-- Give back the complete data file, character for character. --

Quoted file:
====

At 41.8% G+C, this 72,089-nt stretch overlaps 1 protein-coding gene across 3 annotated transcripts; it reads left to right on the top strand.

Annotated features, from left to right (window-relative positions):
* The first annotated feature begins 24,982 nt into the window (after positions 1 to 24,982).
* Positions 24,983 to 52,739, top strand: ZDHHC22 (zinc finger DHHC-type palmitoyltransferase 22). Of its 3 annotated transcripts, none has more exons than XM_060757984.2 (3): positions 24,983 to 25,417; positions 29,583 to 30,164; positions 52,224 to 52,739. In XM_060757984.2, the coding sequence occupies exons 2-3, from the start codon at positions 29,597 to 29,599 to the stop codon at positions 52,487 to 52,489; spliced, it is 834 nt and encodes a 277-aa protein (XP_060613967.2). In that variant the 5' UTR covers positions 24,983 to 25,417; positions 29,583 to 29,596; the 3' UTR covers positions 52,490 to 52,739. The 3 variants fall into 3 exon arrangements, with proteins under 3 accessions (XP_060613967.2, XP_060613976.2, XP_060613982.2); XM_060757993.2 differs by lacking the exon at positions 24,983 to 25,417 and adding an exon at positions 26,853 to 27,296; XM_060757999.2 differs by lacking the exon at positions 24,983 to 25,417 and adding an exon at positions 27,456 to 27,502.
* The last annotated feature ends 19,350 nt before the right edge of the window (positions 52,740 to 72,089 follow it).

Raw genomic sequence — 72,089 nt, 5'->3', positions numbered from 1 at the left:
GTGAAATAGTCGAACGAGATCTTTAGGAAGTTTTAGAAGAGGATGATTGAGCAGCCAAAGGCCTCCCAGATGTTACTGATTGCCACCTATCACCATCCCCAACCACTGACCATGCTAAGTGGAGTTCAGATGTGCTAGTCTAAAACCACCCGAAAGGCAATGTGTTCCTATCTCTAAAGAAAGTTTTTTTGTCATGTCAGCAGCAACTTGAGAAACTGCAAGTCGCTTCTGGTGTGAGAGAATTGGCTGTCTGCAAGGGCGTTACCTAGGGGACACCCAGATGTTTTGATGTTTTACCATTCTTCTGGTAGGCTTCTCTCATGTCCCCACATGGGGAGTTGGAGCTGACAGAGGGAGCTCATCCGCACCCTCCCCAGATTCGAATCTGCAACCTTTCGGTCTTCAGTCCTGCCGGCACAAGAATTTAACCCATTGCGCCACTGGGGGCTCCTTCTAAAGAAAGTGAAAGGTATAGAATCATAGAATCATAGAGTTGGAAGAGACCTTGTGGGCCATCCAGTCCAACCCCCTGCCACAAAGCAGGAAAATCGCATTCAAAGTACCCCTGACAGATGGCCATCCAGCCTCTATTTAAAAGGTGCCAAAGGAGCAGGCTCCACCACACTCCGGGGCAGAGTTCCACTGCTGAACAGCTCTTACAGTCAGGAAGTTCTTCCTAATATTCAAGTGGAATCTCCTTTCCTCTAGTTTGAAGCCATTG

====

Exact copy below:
At 41.8% G+C, this 72,089-nt stretch overlaps 1 protein-coding gene across 3 annotated transcripts; it reads left to right on the top strand.

Annotated features, from left to right (window-relative positions):
* The first annotated feature begins 24,982 nt into the window (after positions 1 to 24,982).
* Positions 24,983 to 52,739, top strand: ZDHHC22 (zinc finger DHHC-type palmitoyltransferase 22). Of its 3 annotated transcripts, none has more exons than XM_060757984.2 (3): positions 24,983 to 25,417; positions 29,583 to 30,164; positions 52,224 to 52,739. In XM_060757984.2, the coding sequence occupies exons 2-3, from the start codon at positions 29,597 to 29,599 to the stop codon at positions 52,487 to 52,489; spliced, it is 834 nt and encodes a 277-aa protein (XP_060613967.2). In that variant the 5' UTR covers positions 24,983 to 25,417; positions 29,583 to 29,596; the 3' UTR covers positions 52,490 to 52,739. The 3 variants fall into 3 exon arrangements, with proteins under 3 accessions (XP_060613967.2, XP_060613976.2, XP_060613982.2); XM_060757993.2 differs by lacking the exon at positions 24,983 to 25,417 and adding an exon at positions 26,853 to 27,296; XM_060757999.2 differs by lacking the exon at positions 24,983 to 25,417 and adding an exon at positions 27,456 to 27,502.
* The last annotated feature ends 19,350 nt before the right edge of the window (positions 52,740 to 72,089 follow it).

Raw genomic sequence — 72,089 nt, 5'->3', positions numbered from 1 at the left:
GTGAAATAGTCGAACGAGATCTTTAGGAAGTTTTAGAAGAGGATGATTGAGCAGCCAAAGGCCTCCCAGATGTTACTGATTGCCACCTATCACCATCCCCAACCACTGACCATGCTAAGTGGAGTTCAGATGTGCTAGTCTAAAACCACCCGAAAGGCAATGTGTTCCTATCTCTAAAGAAAGTTTTTTTGTCATGTCAGCAGCAACTTGAGAAACTGCAAGTCGCTTCTGGTGTGAGAGAATTGGCTGTCTGCAAGGGCGTTACCTAGGGGACACCCAGATGTTTTGATGTTTTACCATTCTTCTGGTAGGCTTCTCTCATGTCCCCACATGGGGAGTTGGAGCTGACAGAGGGAGCTCATCCGCACCCTCCCCAGATTCGAATCTGCAACCTTTCGGTCTTCAGTCCTGCCGGCACAAGAATTTAACCCATTGCGCCACTGGGGGCTCCTTCTAAAGAAAGTGAAAGGTATAGAATCATAGAATCATAGAGTTGGAAGAGACCTTGTGGGCCATCCAGTCCAACCCCCTGCCACAAAGCAGGAAAATCGCATTCAAAGTACCCCTGACAGATGGCCATCCAGCCTCTATTTAAAAGGTGCCAAAGGAGCAGGCTCCACCACACTCCGGGGCAGAGTTCCACTGCTGAACAGCTCTTACAGTCAGGAAGTTCTTCCTAATATTCAAGTGGAATCTCCTTTCCTCTAGTTTGAAGCCATTG